Kentucky Gov. Andy Beshear (D) called on churches Wednesday to cancel worship services this weekend to help prevent the spread of the novel coronavirus, but some pastors said they felt that the governor had singled them out.

Southern Baptist Theological Seminary President Al Mohler said it was too soon to tell whether many churches in the state would comply with the governor’s recommendation.

“It was made harder that churches were singled out and commercial businesses and athletic events were not mentioned,” Mohler said. “The state religion may turn out to be basketball after all.”

Many urban churches with large congregations are set up to live-stream worship services, but some smaller, more rural congregations are not set up to shift online.

“It’s going to be the responsibility of government leaders to be extremely clear when they are making these requests,” Mohler said. “Christian leaders will expect to be included in any recommendations but not singled out.”

The Catholic Archdiocese of Seattle suspended all public celebration of Mass, becoming the first Catholic archdiocese in the country to do so. However, the Archdiocese of Louisville said Wednesday that Archbishop Joseph Kurtz will not call for a diocesan-wide cancellation of daily or weekend Masses after conversations with the Louisville Department of Health and Wellness, according to an email from a spokeswoman.

The Catholic Diocese of Lexington has lifted the obligation for Catholics to attend Mass, Bishop John Stowe wrote on Twitter.

At least three rectors in the Episcopal Church from three separate states have been diagnosed with the coronavirus since they attended a denominational Consortium of Endowed Episcopal Parishes conference Feb. 19 to 21 in Louisville.

The decision whether to suspend services in churches that are part of the Presbyterian Church (U.S.A.) will be decided by each congregation and a local body of authorities called a presbytery, according to the Rev. J. Herbert Nelson II, the stated clerk of the General Assembly for the mainline Protestant denomination that is based in Louisville.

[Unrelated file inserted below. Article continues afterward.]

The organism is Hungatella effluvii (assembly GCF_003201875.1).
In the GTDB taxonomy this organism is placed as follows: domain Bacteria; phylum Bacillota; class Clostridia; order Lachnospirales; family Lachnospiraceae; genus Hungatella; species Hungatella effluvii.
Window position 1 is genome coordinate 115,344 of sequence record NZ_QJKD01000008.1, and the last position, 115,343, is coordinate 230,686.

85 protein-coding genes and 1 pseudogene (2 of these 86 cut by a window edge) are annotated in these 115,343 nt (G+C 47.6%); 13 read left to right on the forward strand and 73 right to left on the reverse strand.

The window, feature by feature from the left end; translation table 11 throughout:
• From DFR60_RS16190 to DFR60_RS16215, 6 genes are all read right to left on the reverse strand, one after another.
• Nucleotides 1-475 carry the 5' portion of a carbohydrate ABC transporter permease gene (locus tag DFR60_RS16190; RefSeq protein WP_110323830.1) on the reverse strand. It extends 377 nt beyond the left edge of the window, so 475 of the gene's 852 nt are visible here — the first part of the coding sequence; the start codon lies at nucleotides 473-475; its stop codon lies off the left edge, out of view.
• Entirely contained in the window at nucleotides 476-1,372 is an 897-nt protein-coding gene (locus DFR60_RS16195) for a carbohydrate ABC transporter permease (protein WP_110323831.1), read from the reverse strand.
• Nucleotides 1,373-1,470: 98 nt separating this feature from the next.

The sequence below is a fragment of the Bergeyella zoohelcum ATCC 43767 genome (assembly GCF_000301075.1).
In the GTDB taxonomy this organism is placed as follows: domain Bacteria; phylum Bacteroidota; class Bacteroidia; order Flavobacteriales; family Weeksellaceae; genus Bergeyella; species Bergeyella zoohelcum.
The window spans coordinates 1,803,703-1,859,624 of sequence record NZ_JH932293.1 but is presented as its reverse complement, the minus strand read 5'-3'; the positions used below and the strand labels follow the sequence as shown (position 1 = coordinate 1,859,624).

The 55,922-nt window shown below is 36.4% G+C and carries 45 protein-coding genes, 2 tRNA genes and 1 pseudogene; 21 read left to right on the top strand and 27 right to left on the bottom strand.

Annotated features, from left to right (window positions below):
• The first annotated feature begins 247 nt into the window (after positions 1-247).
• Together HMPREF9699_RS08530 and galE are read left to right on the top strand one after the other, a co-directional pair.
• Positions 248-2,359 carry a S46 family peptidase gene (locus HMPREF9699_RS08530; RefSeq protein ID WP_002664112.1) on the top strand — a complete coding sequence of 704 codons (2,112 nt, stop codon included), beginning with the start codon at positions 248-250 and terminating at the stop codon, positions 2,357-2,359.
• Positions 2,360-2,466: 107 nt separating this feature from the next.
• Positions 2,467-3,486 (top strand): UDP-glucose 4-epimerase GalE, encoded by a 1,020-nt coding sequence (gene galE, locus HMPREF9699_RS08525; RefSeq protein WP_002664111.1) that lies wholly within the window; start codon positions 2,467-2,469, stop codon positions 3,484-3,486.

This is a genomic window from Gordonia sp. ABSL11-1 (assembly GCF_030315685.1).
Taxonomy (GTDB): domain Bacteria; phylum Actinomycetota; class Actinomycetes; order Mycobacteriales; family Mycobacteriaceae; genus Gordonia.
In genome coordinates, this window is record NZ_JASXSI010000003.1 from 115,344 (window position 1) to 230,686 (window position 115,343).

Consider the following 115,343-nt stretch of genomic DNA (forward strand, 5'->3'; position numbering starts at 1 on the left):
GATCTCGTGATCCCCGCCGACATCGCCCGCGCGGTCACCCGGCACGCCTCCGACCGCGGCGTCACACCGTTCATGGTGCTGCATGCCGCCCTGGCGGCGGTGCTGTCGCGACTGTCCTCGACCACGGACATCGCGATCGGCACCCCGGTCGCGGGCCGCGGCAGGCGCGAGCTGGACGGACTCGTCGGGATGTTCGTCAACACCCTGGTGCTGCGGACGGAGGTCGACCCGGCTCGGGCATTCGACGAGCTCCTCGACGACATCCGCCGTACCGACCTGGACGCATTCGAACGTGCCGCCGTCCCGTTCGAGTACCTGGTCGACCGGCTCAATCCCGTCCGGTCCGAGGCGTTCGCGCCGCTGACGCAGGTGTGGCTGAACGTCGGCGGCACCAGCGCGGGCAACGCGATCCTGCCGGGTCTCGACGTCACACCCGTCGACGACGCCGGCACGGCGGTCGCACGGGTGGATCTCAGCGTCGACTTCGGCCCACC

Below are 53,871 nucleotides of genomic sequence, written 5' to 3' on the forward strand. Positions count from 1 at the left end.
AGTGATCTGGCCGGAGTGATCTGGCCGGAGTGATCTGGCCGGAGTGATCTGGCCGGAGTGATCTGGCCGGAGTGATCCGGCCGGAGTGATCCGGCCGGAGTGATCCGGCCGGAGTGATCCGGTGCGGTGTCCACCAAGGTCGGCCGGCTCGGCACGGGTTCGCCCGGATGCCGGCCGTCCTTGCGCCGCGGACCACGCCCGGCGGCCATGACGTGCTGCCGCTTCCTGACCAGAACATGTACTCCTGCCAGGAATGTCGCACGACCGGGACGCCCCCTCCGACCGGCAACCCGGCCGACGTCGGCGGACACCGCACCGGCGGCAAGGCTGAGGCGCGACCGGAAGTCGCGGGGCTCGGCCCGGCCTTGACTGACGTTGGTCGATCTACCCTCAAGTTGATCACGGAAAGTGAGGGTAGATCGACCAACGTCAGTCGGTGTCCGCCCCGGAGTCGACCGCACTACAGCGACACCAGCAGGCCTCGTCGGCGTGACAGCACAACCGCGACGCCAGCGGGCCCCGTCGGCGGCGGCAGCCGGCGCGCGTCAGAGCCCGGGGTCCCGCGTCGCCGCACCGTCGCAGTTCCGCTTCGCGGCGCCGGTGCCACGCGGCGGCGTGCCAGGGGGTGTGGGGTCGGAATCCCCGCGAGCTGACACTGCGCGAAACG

“I agree with the governor that individuals should exercise extreme caution as it relates to public places, but this should not only be about church services,” Herbert said in a statement. “All public venues and events should be included in this, such as basketball tournaments and other events that draw thousands of people to our convention centers and meeting places.”

In a news release on Thursday, Michael Curry, the presiding bishop of the Episcopal Church, said that Mark Van Koevering of the Episcopal Diocese of Lexington will honor the governor’s request to suspend worship.

“I am loathe to cancel services, but I do support the Governor’s recommendation and think that I must humbly ask our faith communities to practice a Lenten fast of public worship this week as a sign of love for one’s neighbor especially the most vulnerable,” Van Koevering told Curry.

Curry said that other bishops who decide to suspend worship have his support. He wrote that neither the rubrics of the denomination’s Book of Common Prayer nor the Canons of the Episcopal Church address the current public health emergency.

“The next 30-60 days at the least are simply going to be unlike anything we have experienced in recent history, even including 9/11," he said in a statement. "The dilemma of what we know and what we don’t know will continue to complicate our decision making and our lives.”